Every week my e-mail box receives a steady stream of articles aimed at cultivating public animus to Russia. The articles are always wrapped in a narrative in which Russia is a threat to democracy in Ukraine, Eastern Europe, and elsewhere. The effect is to create public support for hardline action (economic and/or military) against Russia.
The insidious underside of this campaign is it paves the way for a scenario in which Ukraine provokes Russia, thereby drawing a Russian response that is then used as a pretext for US engagement. In such circumstances, the public would have been primed for action and would almost certainly fail to disentangle the truth.
What is terrifying is the scope of the stream, which spans the spectrum from mainstream right to center-left.
Here is a piece I received from the Neocon German Marshall Fund: Disquiet on the Eastern Front.
Here is another piece from Project Syndicate, a liberal leaning outlet funded by George Soros: Putin’s Last Gasp?
And here is a third piece I received from the social democratic American Prospect, this one aimed at sowing anti-Russian animus in Germany: The Biden-Scholz Connection
Given the range of opinions one might reasonably think the case is solid. But stop and consider the possibility that the above articles are either part of an organized campaign or simply reflect the prejudices of US journalism (after all, journalists are part of society and share society’s biases).
Three simple arguments questioning the official story line
Here are three simple arguments you will not hear which deflate the “Russia as villain” story line.
1) Russia has genuine security concerns about the Ukraine and eastward NATO expansion. The US has and continues to persistently attack and undermine Russian security, doing everything short of putting boots on the ground. All of this is in total violation of the protocols that were agreed at the end of the Cold War.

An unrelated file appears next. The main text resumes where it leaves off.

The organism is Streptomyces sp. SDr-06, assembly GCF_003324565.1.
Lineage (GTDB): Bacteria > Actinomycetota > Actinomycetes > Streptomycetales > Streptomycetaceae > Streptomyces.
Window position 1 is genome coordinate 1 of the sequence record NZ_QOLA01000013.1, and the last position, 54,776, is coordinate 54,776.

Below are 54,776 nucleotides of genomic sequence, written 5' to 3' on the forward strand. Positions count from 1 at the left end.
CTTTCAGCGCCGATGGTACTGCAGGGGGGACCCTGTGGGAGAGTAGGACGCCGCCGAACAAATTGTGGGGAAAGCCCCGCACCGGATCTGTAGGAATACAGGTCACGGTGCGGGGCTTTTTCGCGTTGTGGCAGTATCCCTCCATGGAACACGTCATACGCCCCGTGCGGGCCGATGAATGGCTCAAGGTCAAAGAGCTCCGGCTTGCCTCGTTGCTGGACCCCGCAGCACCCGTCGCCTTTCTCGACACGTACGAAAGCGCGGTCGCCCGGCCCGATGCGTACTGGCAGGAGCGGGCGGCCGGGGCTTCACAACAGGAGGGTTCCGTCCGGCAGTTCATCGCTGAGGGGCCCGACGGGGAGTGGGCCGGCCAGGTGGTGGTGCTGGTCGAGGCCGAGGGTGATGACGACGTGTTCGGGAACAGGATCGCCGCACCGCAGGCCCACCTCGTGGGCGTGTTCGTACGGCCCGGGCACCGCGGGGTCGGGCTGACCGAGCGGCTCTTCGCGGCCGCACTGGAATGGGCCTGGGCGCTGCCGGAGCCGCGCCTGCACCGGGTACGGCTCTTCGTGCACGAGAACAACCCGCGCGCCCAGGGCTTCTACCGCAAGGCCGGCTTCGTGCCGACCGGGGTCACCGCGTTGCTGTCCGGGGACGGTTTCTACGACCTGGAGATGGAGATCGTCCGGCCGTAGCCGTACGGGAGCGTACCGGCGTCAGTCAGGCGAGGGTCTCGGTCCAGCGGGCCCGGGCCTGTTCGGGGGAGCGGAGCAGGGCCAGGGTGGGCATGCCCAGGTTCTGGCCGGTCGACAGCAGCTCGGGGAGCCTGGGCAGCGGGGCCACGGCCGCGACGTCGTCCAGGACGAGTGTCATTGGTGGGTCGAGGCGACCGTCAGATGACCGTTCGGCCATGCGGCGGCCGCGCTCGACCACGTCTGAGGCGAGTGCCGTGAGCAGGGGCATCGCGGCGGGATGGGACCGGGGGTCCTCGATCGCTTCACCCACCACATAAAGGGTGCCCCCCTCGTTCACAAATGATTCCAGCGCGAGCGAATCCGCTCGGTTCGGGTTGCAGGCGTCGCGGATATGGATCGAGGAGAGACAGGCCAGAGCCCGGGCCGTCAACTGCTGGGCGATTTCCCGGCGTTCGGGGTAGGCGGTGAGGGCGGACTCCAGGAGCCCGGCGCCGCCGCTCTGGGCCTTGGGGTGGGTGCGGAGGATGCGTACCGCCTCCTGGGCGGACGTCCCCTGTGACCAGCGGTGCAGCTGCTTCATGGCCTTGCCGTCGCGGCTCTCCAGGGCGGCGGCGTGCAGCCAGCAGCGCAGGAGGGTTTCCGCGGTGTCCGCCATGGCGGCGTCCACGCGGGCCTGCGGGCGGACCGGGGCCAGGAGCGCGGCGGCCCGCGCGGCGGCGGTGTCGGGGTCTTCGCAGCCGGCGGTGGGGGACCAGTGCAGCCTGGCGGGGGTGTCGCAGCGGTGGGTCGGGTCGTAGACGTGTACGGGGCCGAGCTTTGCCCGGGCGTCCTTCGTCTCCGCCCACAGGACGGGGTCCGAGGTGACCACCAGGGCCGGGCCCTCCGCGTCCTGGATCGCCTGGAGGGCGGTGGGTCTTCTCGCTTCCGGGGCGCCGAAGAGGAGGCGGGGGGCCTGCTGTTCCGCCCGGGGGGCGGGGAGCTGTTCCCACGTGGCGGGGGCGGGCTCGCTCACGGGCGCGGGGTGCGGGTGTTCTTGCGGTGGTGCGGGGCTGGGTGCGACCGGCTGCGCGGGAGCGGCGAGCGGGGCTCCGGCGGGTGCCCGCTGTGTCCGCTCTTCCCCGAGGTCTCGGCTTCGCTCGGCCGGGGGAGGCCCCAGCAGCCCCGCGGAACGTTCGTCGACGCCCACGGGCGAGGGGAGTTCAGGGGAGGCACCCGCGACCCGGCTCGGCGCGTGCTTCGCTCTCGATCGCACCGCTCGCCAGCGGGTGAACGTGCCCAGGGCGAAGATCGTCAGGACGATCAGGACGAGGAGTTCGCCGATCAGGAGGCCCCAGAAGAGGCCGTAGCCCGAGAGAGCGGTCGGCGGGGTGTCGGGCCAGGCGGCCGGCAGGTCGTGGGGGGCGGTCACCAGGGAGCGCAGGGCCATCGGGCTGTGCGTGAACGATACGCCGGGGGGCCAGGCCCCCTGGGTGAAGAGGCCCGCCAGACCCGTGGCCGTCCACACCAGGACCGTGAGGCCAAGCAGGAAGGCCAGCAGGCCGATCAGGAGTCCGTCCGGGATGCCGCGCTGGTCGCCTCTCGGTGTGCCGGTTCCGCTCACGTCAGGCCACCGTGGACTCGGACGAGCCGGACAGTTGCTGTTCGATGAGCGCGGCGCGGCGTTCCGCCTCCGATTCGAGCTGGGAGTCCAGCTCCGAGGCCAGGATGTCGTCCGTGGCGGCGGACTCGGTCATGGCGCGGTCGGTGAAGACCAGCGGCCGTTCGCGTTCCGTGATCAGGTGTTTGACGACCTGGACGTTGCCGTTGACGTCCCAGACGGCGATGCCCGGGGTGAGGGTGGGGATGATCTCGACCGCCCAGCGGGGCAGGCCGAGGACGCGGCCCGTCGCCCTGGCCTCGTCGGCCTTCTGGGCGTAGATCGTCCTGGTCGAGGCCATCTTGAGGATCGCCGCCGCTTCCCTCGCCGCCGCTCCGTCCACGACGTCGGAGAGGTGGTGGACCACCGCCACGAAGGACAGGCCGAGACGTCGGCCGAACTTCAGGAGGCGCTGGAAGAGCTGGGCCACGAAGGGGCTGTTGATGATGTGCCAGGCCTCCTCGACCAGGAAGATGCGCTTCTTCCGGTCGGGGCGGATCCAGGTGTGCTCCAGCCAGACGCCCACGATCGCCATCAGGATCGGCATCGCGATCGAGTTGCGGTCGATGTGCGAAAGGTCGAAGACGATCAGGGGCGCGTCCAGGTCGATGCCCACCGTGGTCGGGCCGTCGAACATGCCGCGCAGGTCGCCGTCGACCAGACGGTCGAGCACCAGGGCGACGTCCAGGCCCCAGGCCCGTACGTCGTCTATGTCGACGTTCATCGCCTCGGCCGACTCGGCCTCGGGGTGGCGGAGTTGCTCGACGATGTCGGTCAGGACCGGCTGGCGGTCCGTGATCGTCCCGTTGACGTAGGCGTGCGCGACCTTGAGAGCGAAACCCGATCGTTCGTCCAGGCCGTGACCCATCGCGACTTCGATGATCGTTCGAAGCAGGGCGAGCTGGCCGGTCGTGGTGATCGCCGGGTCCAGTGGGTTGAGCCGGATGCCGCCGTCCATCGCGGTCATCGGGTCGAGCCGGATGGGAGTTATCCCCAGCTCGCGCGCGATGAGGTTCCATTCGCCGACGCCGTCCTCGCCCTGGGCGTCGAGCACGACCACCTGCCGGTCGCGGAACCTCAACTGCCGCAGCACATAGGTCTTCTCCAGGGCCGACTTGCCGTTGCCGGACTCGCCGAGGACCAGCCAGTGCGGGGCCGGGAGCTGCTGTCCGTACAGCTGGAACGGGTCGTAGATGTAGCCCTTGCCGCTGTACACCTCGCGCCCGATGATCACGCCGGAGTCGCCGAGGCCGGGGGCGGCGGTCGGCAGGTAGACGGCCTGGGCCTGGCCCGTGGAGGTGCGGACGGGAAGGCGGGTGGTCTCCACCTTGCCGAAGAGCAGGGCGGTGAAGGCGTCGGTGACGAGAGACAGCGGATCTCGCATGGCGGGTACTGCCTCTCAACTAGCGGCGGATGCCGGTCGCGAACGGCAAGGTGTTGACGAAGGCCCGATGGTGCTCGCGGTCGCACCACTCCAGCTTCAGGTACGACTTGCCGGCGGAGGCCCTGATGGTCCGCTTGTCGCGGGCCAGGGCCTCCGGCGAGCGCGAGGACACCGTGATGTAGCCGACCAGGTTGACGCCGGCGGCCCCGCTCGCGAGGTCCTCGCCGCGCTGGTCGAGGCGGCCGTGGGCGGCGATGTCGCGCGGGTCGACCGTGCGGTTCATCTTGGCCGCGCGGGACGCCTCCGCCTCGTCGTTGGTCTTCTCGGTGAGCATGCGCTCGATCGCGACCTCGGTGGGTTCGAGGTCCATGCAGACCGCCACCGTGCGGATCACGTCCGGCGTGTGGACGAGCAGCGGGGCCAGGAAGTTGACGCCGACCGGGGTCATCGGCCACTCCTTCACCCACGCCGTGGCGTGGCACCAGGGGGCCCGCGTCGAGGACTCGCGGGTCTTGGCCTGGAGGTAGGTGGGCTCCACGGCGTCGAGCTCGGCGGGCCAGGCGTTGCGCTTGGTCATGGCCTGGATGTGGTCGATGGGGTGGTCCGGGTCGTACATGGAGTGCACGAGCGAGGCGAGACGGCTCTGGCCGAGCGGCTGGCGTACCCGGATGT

2) Russia has no need or wish to move further into Ukraine as long as the Ukrainians do not cross the line of contact in the Donbass. If they do, Russia will act, just as it did in South Ossetia in 2008. Ukraine as a whole is a black hole for Russia. Under current circumstances, it has no interest in occupying Western Ukraine. Moreover, Ukraine is a source of immigrants to Russia, which Russia needs.
3) US actions are claimed to be in the name of “democracy promotion”. However, everything the US has done over the last twenty years has hurt democracy in Russia. By making the Russian government feel more insecure, it has provoked a defensive response that is anti-democratic. That is the way it often works with authoritarian regimes.
Conclusion: a time for dissent
To be clear, none of this is to defend the Putin regime. However, Russia’s political problems can only be solved by the Russians. Our actions are counter-productive re democracy. Not only have they setback democracy in Russia, they also lend support to aggressive militaristic political tendencies in our own society. But above all, the current course of action has a non-negligible chance of triggering an Armageddon sequence. This is a time when dissent is patriotic and needed.
Thomas Palley is an economist living in Washington DC. He holds a B.A. degree from Oxford University and a M.A. degree in International Relations and Ph.D. in Economics, both from Yale University. He currently runs Economics for Democratic & Open Societies. He has previously served as Senior Economic Adviser to the AFL-CIO and Chief Economist with the US – China Economic and Security Review Commission.